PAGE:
A British actor’s view of theater training in Russia

Christopher Hancock is a graduate of Bristol Old Vic Theatre School. Chris volunteered with Sputnik in 2010, supporting us in our realisation of the 1st Russian Theatre Festival. We asked him for some reflections on his time training in Russia, compared to his training in the UK:

Ask any British drama student to sign up for five years in training and you might find yourself with a very short list. The same cannot be said for Russian institutions where half a decade of drama training is not uncommon.

The students at the St Petersburg State Theatre Arts Academy arrive as teenagers from all corners of Russia. The Academy’s focus is very much on raw talent as I found out when I trained there for three months. Whether you grew up in the modern metropolis of Moscow or a communal barracks in Siberia the academy is open to train those who are willing to learn. The majority of students scratch a living during holidays in order to attend the long school days, often 10am to 10pm. This is indicative of the focus and perseverance required to survive as an artist in Russia. Russians make no apologies for their reverence of the craft. The profession is highly respected and worth taking extremely seriously. This approach can be as refreshing as a roll in the snow for us British actors who tend towards self-depreciation and sometimes belittle the true value of our vocation.

In Russia even the language around drama training is more reverential. A number of the teaching practitioners attain the status of “Master” through a lifetime of experience in their chosen field. Each group of students proceeds through their years of training with a “Master” at the helm and he or she is afforded total respect and, as I witnessed in some classes, something akin to awe. Quite a difference from experiences I had during training where some teachers were openly criticised and elements of the training, such as dance, were not viewed as integral by some students. In Russia respect is assumed and demanded from students. In the UK it is hard-earned.

The over-riding similarity between my training in St Petersburg and here in the UK at Bristol Old Vic Theatre School was the focus on the technical and the practical. A fundamental belief that if the voice, the body and the mind are encouraged to be supple, at ease and reactive then the nebulous “acting” will just happen of its own accord. One of my favourite aspects of my training was a healthy scepticism toward any one method of acting. I think British institutions largely see methodical approaches as foreign and unhelpful in that they suggest that acting can be achieved through mastering a process. It is ironic that the American school was heavily influenced by Stanislavskii and yet from my experience contemporary Russian drama training shies away from rigid acting exercises or approaches and instead focusses on preparing the body and the voice to inhabit any given text.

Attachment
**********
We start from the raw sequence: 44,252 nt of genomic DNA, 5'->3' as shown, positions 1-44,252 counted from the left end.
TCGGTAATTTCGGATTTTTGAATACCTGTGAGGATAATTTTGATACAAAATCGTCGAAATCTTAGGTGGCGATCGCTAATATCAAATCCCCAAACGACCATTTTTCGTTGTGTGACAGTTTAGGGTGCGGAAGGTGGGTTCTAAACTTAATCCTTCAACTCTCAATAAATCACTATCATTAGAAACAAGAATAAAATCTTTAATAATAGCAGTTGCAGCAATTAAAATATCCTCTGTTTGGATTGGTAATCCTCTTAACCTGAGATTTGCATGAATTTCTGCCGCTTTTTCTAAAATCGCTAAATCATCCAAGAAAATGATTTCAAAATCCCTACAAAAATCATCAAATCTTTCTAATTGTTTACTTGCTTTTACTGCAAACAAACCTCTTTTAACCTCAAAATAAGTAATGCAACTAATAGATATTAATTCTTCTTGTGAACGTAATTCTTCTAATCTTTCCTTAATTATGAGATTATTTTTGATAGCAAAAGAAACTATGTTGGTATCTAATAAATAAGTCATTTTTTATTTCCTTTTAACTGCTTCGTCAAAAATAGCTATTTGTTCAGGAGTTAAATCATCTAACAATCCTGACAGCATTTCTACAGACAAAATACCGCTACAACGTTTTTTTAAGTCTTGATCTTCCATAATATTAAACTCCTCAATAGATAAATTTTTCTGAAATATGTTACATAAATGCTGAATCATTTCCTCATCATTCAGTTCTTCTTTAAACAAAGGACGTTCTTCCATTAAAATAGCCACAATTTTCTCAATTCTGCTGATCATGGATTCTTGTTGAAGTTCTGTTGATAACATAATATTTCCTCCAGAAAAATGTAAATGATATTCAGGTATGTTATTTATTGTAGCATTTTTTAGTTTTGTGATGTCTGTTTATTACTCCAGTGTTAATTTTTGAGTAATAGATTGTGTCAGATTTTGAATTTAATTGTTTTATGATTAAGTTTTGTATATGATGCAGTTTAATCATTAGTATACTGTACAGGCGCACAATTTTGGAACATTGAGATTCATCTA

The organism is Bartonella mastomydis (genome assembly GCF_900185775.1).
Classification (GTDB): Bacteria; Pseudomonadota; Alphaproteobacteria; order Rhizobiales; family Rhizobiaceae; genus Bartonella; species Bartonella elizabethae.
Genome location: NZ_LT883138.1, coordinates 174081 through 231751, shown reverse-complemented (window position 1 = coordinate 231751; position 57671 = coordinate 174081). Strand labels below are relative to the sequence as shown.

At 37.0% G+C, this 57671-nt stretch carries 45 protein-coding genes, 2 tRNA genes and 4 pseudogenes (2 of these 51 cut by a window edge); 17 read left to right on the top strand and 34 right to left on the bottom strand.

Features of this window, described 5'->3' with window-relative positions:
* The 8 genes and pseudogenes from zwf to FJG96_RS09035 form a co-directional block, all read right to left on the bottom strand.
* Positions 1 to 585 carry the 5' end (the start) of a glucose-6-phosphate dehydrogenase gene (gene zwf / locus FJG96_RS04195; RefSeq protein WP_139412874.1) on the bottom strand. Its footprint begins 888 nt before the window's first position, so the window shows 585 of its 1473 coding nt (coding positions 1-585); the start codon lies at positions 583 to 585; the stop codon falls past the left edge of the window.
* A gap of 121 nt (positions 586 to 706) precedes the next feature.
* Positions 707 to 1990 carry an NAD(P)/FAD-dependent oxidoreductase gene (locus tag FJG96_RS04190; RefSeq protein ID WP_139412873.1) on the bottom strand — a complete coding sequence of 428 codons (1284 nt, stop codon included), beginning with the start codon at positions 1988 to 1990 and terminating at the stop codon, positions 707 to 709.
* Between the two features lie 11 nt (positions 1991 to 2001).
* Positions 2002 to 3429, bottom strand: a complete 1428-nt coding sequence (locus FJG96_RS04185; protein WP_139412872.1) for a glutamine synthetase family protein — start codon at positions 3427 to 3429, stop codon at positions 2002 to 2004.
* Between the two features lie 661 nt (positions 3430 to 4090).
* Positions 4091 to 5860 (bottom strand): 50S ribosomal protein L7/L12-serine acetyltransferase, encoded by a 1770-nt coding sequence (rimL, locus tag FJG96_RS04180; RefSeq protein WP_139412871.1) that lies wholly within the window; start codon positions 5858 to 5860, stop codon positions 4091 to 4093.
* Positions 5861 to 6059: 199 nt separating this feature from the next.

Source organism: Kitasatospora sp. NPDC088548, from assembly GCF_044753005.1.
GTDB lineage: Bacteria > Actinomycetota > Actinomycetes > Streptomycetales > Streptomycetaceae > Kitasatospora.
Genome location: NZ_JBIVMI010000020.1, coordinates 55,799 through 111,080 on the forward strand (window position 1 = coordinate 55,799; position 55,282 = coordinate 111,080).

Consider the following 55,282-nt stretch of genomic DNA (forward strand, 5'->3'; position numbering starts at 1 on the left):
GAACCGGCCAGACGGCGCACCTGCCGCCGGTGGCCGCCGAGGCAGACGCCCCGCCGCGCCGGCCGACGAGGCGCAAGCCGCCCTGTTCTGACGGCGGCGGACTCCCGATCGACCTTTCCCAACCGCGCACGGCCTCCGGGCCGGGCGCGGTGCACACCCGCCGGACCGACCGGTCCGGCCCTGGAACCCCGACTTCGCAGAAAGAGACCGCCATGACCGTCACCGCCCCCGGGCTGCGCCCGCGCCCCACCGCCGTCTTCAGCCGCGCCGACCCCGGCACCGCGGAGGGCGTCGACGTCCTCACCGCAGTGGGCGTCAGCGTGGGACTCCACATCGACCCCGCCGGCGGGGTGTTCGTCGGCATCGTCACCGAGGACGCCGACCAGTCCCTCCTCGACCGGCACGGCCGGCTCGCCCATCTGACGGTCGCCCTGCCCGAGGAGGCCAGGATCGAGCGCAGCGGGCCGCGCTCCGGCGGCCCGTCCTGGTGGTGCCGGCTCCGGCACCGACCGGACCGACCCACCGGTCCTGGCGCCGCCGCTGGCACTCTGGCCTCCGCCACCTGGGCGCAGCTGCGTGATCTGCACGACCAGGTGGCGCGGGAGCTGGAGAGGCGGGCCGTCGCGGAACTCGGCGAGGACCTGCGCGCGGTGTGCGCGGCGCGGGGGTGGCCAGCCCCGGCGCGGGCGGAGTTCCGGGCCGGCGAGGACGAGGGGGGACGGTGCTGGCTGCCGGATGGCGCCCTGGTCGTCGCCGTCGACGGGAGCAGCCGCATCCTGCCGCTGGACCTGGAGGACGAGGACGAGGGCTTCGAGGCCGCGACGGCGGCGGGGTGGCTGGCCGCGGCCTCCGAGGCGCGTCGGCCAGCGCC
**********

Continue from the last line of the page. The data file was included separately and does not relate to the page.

We shouldn’t be surprised that Russian drama academies are different from their British counterparts. After all, they are each the product of societies with extremely different cultures and moral values. What we can do is learn from the commitment shown to their art by the Russian students. Whether it was those who struggled through ballet for five years of training or the hours devoted to long-form improvisation, sitting around in a pretend Siberian cottage, pouring tea and performing menial tasks. The students and teachers alike demonstrate their conviction that training for a life in the theatre is a noble task. This is something we too can unashamedly embrace.

by Christopher Hancock

Christopher is a recent graduate of the Bristol Old Vic Theatre School. He grew up in Manchester and went to study Russian at Cambridge University.

His theatre credits include The Good Soul of Szechuan (Bristol Old Vic Studio); Time and The Conways (Circomedia Bristol); See What I Wanna See (ADC Theatre, Cambridge) and Me and My Girl (Cambridge Arts Theatre).

Twitter: @ChristoHancock

  • About Us

    Sputnik is a British theatre company dedicated to sourcing, translating and producing new Russian drama for British audiences.

    There are several strands to Sputnik's work including:
    - producing new Russian plays in the UK
    - programming and organising the Russian Theatre Festival in London
    - developing Russian playwriting through commissions and exchanges
    - outreach work bringing drama to disadvantaged young people
    - cultural events with Russian literature and music

    Why Russia?
    Russia has a history of theatrical innovation. Russian playwrights have played a significant role in shaping modern European theatre.

    Contemporary playwriting in Russia has been going through an important and innovative period since 1991 with a prolific output by predominantly young dramatists.

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